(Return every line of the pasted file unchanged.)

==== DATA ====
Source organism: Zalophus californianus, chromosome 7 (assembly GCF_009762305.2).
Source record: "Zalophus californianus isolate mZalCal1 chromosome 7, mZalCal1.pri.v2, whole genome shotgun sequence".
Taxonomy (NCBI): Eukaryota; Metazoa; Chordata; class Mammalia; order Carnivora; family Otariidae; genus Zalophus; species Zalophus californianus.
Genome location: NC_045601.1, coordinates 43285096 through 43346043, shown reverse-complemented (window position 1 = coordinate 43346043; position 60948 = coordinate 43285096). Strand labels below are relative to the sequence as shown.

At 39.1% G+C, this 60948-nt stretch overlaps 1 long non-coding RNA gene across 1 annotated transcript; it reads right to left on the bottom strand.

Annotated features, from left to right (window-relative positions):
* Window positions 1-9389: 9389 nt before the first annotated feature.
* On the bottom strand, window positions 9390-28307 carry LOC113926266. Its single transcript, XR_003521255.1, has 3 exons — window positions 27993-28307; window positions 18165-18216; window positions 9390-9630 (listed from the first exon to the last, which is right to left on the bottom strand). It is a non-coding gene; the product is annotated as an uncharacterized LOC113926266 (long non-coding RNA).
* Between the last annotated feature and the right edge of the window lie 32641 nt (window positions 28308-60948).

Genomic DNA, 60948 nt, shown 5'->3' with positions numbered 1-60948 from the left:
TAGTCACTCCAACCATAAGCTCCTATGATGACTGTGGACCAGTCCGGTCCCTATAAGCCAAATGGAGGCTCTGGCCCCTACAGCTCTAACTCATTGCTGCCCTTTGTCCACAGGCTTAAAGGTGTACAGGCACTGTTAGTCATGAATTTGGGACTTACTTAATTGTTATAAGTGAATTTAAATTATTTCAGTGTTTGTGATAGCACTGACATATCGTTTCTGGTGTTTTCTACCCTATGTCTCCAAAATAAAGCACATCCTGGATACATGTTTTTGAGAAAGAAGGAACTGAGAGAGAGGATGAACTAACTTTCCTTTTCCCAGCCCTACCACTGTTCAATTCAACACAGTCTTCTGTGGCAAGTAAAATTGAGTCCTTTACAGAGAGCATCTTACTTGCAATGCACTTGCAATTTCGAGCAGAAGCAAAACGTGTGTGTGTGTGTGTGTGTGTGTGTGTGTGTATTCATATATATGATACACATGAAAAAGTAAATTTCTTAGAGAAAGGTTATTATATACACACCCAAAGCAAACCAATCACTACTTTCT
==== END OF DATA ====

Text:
Source organism: Zalophus californianus, chromosome 7 (assembly GCF_009762305.2).
Source record: "Zalophus californianus isolate mZalCal1 chromosome 7, mZalCal1.pri.v2, whole genome shotgun sequence".
Taxonomy (NCBI): Eukaryota; Metazoa; Chordata; class Mammalia; order Carnivora; family Otariidae; genus Zalophus; species Zalophus californianus.
Genome location: NC_045601.1, coordinates 43285096 through 43346043, shown reverse-complemented (window position 1 = coordinate 43346043; position 60948 = coordinate 43285096). Strand labels below are relative to the sequence as shown.

At 39.1% G+C, this 60948-nt stretch overlaps 1 long non-coding RNA gene across 1 annotated transcript; it reads right to left on the bottom strand.

Annotated features, from left to right (window-relative positions):
* Window positions 1-9389: 9389 nt before the first annotated feature.
* On the bottom strand, window positions 9390-28307 carry LOC113926266. Its single transcript, XR_003521255.1, has 3 exons — window positions 27993-28307; window positions 18165-18216; window positions 9390-9630 (listed from the first exon to the last, which is right to left on the bottom strand). It is a non-coding gene; the product is annotated as an uncharacterized LOC113926266 (long non-coding RNA).
* Between the last annotated feature and the right edge of the window lie 32641 nt (window positions 28308-60948).

Genomic DNA, 60948 nt, shown 5'->3' with positions numbered 1-60948 from the left:
TAGTCACTCCAACCATAAGCTCCTATGATGACTGTGGACCAGTCCGGTCCCTATAAGCCAAATGGAGGCTCTGGCCCCTACAGCTCTAACTCATTGCTGCCCTTTGTCCACAGGCTTAAAGGTGTACAGGCACTGTTAGTCATGAATTTGGGACTTACTTAATTGTTATAAGTGAATTTAAATTATTTCAGTGTTTGTGATAGCACTGACATATCGTTTCTGGTGTTTTCTACCCTATGTCTCCAAAATAAAGCACATCCTGGATACATGTTTTTGAGAAAGAAGGAACTGAGAGAGAGGATGAACTAACTTTCCTTTTCCCAGCCCTACCACTGTTCAATTCAACACAGTCTTCTGTGGCAAGTAAAATTGAGTCCTTTACAGAGAGCATCTTACTTGCAATGCACTTGCAATTTCGAGCAGAAGCAAAACGTGTGTGTGTGTGTGTGTGTGTGTGTGTGTGTATTCATATATATGATACACATGAAAAAGTAAATTTCTTAGAGAAAGGTTATTATATACACACCCAAAGCAAACCAATCACTACTTTCT